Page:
Life in Leiden is highly influenced by the relatively large number of students, as most of them live and study in de city.3 I have always believed that students can offer great help in society’s contemporary problems when it’s in their field of expertise. Because, as cheesy as it may sound, today’s students are tomorrow’s future. And other than that, it is both cost effective and awesome for municipalities or companies to collaborate with a university or a particular group of students.  When you ask students to get the job done you don’t have to hire an over-priced consultant and you are guaranteed that quality will be delivered, as these students will be advised by the country’s best-educated people: their professors.

Can you get back to the point?

Linking the latter story to urban mining in Leiden, there are a couple of things that can be done. Since students are the future’s leaders, scientists, inventors, entrepreneurs and engineers, it’s clever to get them to work together from a systems perspective. We are still counting on technological advancements, pollution-control technologies and public awareness when it comes to determining what forms of urban stocks exist, when these urban stocks will become available for reuse and how these can be reused.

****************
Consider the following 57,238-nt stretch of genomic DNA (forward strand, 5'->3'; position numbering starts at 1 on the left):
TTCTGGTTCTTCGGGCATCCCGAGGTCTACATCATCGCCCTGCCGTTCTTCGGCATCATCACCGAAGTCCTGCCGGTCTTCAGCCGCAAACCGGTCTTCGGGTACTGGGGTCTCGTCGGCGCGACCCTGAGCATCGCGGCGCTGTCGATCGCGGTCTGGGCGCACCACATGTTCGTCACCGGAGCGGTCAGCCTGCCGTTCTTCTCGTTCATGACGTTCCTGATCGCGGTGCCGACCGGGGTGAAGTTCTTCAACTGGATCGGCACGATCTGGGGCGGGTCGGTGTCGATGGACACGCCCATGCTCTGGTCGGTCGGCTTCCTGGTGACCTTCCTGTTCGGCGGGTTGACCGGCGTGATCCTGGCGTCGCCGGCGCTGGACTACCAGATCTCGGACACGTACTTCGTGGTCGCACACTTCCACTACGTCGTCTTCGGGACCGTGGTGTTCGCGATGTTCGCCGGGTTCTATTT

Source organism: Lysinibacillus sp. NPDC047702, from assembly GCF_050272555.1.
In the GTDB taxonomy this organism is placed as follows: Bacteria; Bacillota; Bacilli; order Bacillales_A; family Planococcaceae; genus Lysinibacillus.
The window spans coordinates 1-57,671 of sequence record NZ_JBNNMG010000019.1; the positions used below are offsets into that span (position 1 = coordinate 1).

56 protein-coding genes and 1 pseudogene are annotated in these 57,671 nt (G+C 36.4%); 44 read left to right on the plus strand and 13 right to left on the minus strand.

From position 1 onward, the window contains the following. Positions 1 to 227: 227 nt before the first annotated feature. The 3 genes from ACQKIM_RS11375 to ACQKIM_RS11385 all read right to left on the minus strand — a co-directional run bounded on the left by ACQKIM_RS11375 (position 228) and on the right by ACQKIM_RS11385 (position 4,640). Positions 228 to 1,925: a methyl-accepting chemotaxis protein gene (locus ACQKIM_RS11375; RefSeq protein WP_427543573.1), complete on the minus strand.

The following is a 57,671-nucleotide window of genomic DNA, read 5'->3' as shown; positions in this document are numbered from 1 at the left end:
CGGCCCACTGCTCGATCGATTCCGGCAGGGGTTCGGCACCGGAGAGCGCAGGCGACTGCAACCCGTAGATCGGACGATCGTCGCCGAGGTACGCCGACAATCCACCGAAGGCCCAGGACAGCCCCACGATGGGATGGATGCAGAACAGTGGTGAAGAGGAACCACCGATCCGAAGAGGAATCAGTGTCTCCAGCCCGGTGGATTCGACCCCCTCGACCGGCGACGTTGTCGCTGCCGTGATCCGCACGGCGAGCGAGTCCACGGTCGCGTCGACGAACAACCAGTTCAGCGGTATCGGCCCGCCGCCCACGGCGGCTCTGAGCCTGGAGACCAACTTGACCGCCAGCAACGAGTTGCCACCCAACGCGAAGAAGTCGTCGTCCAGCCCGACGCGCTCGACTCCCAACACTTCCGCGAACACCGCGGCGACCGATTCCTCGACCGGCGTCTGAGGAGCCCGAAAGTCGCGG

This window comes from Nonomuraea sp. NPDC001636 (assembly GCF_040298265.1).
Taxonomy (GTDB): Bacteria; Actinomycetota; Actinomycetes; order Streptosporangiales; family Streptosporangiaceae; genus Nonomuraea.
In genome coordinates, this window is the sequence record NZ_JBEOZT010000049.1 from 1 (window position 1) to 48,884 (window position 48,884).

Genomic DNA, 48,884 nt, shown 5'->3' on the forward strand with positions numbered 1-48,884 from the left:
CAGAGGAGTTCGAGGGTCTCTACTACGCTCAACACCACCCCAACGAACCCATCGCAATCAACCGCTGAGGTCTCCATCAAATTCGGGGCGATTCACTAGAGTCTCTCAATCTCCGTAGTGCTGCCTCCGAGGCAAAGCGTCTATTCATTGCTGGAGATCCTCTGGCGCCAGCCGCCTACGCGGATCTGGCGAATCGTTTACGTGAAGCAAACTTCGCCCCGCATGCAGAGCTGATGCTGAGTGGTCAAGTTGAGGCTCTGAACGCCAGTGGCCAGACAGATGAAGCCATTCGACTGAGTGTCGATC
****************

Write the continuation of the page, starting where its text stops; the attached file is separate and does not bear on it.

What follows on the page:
N.B. I would like to remind the municipality and/or companies not to forget to reward these students with an excessive amount of ECTS.


1 J. Li (2015) Wastes Could be Resources and Cities Could be Mines. 

2 P. Brunner (2011) Urban Mining A Contribution to Reindustrializing the City.


Generating energy; what other sustainable options are there besides solar and wind energy?

When we think about generating energy in a sustainable way –thus no use of fossil fuels- most people think about solar panels and large (ugly) windmills. Of course not without a reason, because both options have already been proven to be very efficient and have become cheaper and better every year. But to generate energy there are so many other nice possibilities that each have their own set of extra benefits. It would be a shame to neglect these options.